A Wharton Mom’s Lessons in Leadership

I have taken the courses, read the books, played the roles, but I have learned the most about being a leader from my on-the-job training as a mom to my four kids. 

Thus, my four leadership lessons from motherhood:

1.  You can’t please everyone.

As a mom, I have learned to rid myself of the notion that it is my job to make people happy. In fact, sometimes it is exactly the opposite. Parenting is a constant balance between short-term peace and long-term problems.  For example, my son would happily spend all day watching TV. While the hours of quiet that would come of it are often tempting, it’s up to me to keep the bigger picture in mind and impose restrictions on TV viewing.

2.  No micromanaging.

As a leader, I set the structure to get desired results and then step aside. My primary goal as a mom is to instill values in my children that foster responsibility, independence and social engagement. To that end, my husband and I try to create opportunities that push our kids to step up and take charge. For example, our kids do their own laundry, make their own lunches, and pack and carry their own bags.  Please note, taking responsibility does not always happen without complaining, but see lesson number one.

3.  Mistakes happen—learn from them.

There are consequences to heavy delegation. In our house that might mean pink clothes from mixing colors and whites in the wash, weekends away with only one pair of underwear, and lunches that don’t quite pass nutritional standards. These are learning moments. Sometimes, we need to adjust when things aren’t working. Writing packing check-lists and explaining about food groups has been helpful, but so is experience; once the kids shrink their favorite shirts or forget their homework on the kitchen table, they pretty much don’t do it again. Being a leader is setting your vision for how you want things to be, letting your people run with it, but also stepping in and realigning priorities when reality sets in.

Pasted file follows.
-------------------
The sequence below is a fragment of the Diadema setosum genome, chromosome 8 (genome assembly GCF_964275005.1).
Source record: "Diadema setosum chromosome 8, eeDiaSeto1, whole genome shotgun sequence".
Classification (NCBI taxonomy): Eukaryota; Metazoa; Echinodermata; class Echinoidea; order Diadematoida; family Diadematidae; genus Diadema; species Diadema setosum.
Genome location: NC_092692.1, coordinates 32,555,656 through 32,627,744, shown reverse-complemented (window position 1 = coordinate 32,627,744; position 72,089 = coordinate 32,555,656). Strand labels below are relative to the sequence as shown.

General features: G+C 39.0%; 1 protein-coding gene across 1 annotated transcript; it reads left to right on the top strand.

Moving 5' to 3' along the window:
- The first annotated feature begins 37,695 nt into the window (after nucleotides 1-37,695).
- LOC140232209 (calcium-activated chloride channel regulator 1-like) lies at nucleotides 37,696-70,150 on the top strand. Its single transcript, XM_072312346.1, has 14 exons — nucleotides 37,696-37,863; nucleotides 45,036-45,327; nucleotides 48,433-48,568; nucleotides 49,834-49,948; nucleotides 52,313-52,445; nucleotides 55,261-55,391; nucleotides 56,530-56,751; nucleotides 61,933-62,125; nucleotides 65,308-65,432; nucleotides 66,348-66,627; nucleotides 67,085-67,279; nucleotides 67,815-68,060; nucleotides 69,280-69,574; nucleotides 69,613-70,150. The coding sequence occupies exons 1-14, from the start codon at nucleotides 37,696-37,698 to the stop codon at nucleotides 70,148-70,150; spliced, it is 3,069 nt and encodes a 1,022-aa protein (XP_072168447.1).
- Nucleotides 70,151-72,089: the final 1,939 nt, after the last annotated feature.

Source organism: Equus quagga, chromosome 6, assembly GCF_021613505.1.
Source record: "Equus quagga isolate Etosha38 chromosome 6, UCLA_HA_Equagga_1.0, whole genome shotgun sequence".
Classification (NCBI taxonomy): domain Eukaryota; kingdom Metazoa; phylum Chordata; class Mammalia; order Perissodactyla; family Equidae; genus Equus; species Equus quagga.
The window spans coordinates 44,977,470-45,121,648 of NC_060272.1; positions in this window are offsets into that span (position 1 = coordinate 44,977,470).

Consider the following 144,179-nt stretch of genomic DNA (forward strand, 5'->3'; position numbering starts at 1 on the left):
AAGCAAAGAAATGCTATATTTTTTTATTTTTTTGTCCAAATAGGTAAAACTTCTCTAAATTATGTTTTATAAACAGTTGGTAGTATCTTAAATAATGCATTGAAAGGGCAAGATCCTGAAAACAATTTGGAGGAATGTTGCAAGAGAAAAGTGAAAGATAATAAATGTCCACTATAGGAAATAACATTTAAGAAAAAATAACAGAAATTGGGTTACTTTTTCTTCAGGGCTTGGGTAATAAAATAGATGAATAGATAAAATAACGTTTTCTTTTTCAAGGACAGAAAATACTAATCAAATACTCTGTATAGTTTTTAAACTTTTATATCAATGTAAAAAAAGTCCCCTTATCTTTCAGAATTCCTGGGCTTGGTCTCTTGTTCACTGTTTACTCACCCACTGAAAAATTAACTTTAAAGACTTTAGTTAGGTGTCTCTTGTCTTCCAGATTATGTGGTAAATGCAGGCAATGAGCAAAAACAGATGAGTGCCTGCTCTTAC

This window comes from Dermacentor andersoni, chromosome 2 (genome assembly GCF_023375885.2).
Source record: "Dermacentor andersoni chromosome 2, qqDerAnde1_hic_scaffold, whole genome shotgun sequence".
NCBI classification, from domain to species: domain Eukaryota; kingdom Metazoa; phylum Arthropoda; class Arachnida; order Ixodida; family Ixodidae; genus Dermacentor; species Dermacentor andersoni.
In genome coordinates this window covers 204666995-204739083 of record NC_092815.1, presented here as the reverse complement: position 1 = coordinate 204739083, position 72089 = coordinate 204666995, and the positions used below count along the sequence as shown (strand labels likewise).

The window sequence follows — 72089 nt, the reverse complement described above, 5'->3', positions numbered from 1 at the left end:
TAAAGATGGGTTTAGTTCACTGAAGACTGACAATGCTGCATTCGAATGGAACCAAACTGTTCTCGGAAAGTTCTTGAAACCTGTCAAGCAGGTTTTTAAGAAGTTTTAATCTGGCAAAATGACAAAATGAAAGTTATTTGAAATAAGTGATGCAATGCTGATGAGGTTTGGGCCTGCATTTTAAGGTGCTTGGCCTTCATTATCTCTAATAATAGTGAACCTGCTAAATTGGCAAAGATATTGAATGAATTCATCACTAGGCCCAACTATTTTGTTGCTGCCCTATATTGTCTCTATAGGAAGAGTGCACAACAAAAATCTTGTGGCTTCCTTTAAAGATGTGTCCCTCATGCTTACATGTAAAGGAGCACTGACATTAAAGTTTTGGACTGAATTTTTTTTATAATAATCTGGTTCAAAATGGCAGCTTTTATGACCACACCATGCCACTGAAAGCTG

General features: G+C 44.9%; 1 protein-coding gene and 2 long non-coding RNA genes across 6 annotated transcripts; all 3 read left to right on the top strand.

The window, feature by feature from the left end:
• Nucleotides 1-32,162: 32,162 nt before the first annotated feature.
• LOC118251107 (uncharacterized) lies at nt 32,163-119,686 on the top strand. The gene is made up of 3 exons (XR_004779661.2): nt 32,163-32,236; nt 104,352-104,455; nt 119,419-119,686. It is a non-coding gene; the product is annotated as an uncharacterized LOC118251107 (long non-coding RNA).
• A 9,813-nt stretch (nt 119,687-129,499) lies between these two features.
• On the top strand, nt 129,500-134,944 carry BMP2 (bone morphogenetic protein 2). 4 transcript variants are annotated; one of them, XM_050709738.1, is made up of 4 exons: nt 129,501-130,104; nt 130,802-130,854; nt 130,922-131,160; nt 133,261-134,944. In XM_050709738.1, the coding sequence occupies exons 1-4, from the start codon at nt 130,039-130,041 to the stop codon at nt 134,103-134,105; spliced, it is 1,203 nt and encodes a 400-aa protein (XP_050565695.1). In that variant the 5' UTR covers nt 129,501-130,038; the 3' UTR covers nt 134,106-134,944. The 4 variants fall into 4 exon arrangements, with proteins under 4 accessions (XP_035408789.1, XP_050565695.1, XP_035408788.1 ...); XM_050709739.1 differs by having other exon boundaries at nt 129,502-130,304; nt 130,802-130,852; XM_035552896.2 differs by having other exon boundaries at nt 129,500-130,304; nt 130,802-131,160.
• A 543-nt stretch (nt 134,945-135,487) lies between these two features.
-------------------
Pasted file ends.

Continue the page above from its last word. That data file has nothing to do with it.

4.  Try to find the win-win.

Here is where listening and the art of negotiation come in to play.  How much my kids have this ingrained in them was brought home when my then sixth-grade daughter wanted a cellphone. After months of our pushing back, she finally came to us with a fine-tuned proposal.

“This is why I think my having a cell phone will be better for everyone,” she said.

Her points made sense.  She pre-emptively laid out guidelines for phone use, and she figured out how to pay for it. She got her phone, and our lives did become a lot easier.

I’m still learning every day how to be a leader, but whenever I confront a new challenge, putting on my “mom hat” almost always helps.

  • duchess

    I, too, was a single mom to two boys. Because I could not do it all, my sons learned early on to be self-sufficient by doing their laundry, helping with meal preparation, ironing shirts, sewing on buttons, and having part-time jobs to afford their luxuries. Today, they are independent husbands, fathers, and entreprenuers who are teaching their children some of the same things. I am so proud of them! Teaching the baby bird to fly isn’t easy but when he gets his wings, what joy! Great article. When parents do too much for their children, the children never learn to be independent thinkers and doers.

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